Flautist, guitarist, songwriter and singer Ian Anderson formed Jethro Tull in 1967. With its signature mix of hard and progressive rock, folk and other styles, the band has enjoyed sustained critical and commercial success. While the personnel has changed often over the years, the group has always been a vehicle for the artistic vision of leader and mainstay Anderson. Tull is currently on tour in support of its 23rd studio album, RökFlöte. Between dates, Anderson spoke with ROCK ON, sharing his thoughts on everything from getting older to the usefulness of today’s beyond-stereo audio formats.
You celebrated your 76th birthday in August. To what degree has getting into late middle age led you toward the bigger universal themes addressed on both 2022’s The Zealot Gene and this new record, RökFlöte?
Well, I'm sure that [aging] impacts upon many people in their lives. They start to ponder their own mortality and those of people around them who are either dropping like flies or at least not feeling terribly well. Recently I had to attend the funeral of my next door neighbor who died. So it happens all the time.
But those sort of themes have probably been with me to some degree since the very early 1970s; it’s not something new. Yet perhaps there is some resolve as you get older to try and deal with subjects that have a degree of seriousness and importance rather than frivolous pop songs. I think that's the way it is maybe for other people; I have really no idea: I don't listen to other people's music, so I have no foggy idea what other people are up to. But I think that [among] people I know who are not musicians or involved in the music industry, it's quite common that you start to ponder things when you get into a period of your life where you know that the end is, if not in sight, somewhere around a dark corner.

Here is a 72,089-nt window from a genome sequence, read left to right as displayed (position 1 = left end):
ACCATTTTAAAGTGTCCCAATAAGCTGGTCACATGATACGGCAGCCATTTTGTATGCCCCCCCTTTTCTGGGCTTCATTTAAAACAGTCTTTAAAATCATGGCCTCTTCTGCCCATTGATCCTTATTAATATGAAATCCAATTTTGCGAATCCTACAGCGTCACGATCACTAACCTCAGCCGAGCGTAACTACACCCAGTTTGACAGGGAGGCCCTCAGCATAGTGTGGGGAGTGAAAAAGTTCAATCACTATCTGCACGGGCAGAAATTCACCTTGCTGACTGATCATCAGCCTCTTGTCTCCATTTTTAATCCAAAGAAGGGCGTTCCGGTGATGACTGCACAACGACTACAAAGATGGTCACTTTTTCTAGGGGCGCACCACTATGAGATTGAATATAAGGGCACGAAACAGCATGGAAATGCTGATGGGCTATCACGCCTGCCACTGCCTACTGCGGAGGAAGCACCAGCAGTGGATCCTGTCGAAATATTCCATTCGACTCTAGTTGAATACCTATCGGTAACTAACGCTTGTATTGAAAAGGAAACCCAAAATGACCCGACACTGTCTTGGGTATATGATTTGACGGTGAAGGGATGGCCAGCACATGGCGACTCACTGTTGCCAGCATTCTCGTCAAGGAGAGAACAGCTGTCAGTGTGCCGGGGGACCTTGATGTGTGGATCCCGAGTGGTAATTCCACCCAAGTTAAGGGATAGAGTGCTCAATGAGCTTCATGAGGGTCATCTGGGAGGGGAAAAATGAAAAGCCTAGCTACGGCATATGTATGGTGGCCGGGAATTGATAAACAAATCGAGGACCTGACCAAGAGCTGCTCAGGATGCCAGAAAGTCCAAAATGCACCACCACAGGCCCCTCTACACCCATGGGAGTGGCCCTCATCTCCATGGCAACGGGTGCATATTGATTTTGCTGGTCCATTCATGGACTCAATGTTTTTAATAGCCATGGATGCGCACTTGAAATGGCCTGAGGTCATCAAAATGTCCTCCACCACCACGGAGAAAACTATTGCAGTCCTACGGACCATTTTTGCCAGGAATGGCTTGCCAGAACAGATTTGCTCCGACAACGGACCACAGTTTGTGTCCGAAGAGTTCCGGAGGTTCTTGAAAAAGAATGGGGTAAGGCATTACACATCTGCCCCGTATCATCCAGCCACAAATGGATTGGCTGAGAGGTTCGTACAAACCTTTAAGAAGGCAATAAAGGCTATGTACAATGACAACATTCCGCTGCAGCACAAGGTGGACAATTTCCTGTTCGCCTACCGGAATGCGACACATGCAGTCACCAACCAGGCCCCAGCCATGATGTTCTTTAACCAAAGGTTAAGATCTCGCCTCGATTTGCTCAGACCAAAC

The RökFlöte deluxe package includes demos. When you were devising the work, how much thought did you put into the eventual live performance of these songs?
For most of my life, the songs [have been] written with the idea that these are performance pieces. Of course, most of them don't get to be performed on stage; nonetheless, I tend to think of them as performance pieces. So as we go along, I'm trying to envision the way the band will play them live, the way that I will sing them and perform them. And in the case of many of the albums, they'd been rehearsed in the way that we would actually do them as live songs. We're together in a room playing the music.